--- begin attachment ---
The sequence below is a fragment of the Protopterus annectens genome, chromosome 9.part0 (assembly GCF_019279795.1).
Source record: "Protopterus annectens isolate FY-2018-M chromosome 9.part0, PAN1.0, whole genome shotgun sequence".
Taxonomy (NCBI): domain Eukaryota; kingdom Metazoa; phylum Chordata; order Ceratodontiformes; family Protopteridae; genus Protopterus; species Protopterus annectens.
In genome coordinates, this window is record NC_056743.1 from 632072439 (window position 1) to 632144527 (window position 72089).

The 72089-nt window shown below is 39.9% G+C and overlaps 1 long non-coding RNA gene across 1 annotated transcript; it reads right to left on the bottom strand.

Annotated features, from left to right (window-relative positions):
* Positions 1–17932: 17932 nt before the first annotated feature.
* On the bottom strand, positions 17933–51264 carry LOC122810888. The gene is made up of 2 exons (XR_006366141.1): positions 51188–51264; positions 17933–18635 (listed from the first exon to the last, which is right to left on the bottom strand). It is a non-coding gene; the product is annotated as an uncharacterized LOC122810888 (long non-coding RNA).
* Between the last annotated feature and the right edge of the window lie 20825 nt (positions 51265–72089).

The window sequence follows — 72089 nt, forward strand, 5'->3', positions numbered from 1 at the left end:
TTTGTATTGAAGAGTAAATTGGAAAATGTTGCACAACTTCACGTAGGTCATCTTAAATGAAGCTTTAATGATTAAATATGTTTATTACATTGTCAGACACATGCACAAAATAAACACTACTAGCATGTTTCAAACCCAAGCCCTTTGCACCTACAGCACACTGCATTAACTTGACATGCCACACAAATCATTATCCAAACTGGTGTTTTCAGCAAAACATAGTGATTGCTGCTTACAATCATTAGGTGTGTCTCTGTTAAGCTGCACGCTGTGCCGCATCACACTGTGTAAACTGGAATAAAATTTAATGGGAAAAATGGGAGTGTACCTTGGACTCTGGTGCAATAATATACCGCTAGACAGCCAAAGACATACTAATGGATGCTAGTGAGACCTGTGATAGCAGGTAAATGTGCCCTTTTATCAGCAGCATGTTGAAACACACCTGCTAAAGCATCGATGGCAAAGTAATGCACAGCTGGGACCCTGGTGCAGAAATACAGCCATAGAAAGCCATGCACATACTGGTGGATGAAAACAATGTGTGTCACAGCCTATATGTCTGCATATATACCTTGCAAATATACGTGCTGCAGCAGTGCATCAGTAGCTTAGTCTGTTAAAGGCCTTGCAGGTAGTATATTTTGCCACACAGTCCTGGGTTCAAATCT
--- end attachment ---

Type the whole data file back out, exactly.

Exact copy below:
The sequence below is a fragment of the Protopterus annectens genome, chromosome 9.part0 (assembly GCF_019279795.1).
Source record: "Protopterus annectens isolate FY-2018-M chromosome 9.part0, PAN1.0, whole genome shotgun sequence".
Taxonomy (NCBI): domain Eukaryota; kingdom Metazoa; phylum Chordata; order Ceratodontiformes; family Protopteridae; genus Protopterus; species Protopterus annectens.
In genome coordinates, this window is record NC_056743.1 from 632072439 (window position 1) to 632144527 (window position 72089).

The 72089-nt window shown below is 39.9% G+C and overlaps 1 long non-coding RNA gene across 1 annotated transcript; it reads right to left on the bottom strand.

Annotated features, from left to right (window-relative positions):
* Positions 1–17932: 17932 nt before the first annotated feature.
* On the bottom strand, positions 17933–51264 carry LOC122810888. The gene is made up of 2 exons (XR_006366141.1): positions 51188–51264; positions 17933–18635 (listed from the first exon to the last, which is right to left on the bottom strand). It is a non-coding gene; the product is annotated as an uncharacterized LOC122810888 (long non-coding RNA).
* Between the last annotated feature and the right edge of the window lie 20825 nt (positions 51265–72089).

The window sequence follows — 72089 nt, forward strand, 5'->3', positions numbered from 1 at the left end:
TTTGTATTGAAGAGTAAATTGGAAAATGTTGCACAACTTCACGTAGGTCATCTTAAATGAAGCTTTAATGATTAAATATGTTTATTACATTGTCAGACACATGCACAAAATAAACACTACTAGCATGTTTCAAACCCAAGCCCTTTGCACCTACAGCACACTGCATTAACTTGACATGCCACACAAATCATTATCCAAACTGGTGTTTTCAGCAAAACATAGTGATTGCTGCTTACAATCATTAGGTGTGTCTCTGTTAAGCTGCACGCTGTGCCGCATCACACTGTGTAAACTGGAATAAAATTTAATGGGAAAAATGGGAGTGTACCTTGGACTCTGGTGCAATAATATACCGCTAGACAGCCAAAGACATACTAATGGATGCTAGTGAGACCTGTGATAGCAGGTAAATGTGCCCTTTTATCAGCAGCATGTTGAAACACACCTGCTAAAGCATCGATGGCAAAGTAATGCACAGCTGGGACCCTGGTGCAGAAATACAGCCATAGAAAGCCATGCACATACTGGTGGATGAAAACAATGTGTGTCACAGCCTATATGTCTGCATATATACCTTGCAAATATACGTGCTGCAGCAGTGCATCAGTAGCTTAGTCTGTTAAAGGCCTTGCAGGTAGTATATTTTGCCACACAGTCCTGGGTTCAAATCT